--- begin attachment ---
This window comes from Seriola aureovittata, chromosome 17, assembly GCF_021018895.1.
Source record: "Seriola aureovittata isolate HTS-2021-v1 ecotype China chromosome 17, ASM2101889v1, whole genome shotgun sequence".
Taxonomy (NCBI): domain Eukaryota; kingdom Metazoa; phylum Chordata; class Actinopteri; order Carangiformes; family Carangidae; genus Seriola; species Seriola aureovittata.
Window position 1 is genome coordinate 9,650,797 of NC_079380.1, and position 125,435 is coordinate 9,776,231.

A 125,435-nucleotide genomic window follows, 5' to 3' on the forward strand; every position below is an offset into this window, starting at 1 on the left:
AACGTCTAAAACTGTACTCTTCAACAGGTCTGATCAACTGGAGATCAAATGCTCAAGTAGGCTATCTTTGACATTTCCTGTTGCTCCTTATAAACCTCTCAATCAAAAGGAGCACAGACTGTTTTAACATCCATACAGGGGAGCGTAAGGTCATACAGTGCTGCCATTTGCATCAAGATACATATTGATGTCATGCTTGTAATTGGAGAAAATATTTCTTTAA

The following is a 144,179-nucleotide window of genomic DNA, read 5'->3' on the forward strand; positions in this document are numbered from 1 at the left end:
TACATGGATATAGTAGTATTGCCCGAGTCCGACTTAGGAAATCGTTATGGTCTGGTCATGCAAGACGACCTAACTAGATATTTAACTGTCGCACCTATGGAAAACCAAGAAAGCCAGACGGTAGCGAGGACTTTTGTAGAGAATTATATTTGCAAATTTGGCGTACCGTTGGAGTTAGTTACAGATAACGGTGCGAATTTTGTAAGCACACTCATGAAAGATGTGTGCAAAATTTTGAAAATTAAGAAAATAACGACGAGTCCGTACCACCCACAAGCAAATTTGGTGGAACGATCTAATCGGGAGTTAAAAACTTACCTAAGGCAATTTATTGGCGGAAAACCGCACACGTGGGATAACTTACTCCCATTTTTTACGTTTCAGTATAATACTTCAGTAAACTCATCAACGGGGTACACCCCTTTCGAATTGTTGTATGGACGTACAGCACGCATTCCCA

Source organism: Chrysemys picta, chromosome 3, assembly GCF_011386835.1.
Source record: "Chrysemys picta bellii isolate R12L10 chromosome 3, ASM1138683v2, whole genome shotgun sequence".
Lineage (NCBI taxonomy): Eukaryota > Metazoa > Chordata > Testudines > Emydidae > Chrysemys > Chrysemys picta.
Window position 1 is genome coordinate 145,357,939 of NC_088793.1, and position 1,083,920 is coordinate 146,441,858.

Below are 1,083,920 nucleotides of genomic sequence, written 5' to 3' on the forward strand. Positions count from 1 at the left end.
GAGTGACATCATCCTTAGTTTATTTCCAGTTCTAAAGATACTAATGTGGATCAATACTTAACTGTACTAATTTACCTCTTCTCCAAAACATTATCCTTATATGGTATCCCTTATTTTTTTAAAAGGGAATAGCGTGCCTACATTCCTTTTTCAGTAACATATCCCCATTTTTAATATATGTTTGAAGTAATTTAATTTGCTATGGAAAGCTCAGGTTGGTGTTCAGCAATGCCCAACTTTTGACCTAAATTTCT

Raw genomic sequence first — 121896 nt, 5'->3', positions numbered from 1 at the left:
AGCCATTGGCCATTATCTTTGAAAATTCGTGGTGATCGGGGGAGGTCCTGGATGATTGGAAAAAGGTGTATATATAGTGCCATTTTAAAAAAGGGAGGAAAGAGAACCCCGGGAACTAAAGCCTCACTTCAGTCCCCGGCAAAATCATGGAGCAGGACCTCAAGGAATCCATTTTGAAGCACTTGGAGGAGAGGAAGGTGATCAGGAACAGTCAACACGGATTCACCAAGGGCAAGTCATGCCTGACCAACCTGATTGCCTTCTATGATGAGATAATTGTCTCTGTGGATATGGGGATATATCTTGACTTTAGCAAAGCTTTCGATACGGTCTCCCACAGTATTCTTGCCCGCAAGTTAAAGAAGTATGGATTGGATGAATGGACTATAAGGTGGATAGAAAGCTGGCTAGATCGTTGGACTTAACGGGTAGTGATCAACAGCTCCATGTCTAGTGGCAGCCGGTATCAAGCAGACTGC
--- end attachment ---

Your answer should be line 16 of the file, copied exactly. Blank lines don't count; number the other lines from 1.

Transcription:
AGCCATTGGCCATTATCTTTGAAAATTCGTGGTGATCGGGGGAGGTCCTGGATGATTGGAAAAAGGTGTATATATAGTGCCATTTTAAAAAAGGGAGGAAAGAGAACCCCGGGAACTAAAGCCTCACTTCAGTCCCCGGCAAAATCATGGAGCAGGACCTCAAGGAATCCATTTTGAAGCACTTGGAGGAGAGGAAGGTGATCAGGAACAGTCAACACGGATTCACCAAGGGCAAGTCATGCCTGACCAACCTGATTGCCTTCTATGATGAGATAATTGTCTCTGTGGATATGGGGATATATCTTGACTTTAGCAAAGCTTTCGATACGGTCTCCCACAGTATTCTTGCCCGCAAGTTAAAGAAGTATGGATTGGATGAATGGACTATAAGGTGGATAGAAAGCTGGCTAGATCGTTGGACTTAACGGGTAGTGATCAACAGCTCCATGTCTAGTGGCAGCCGGTATCAAGCAGACTGC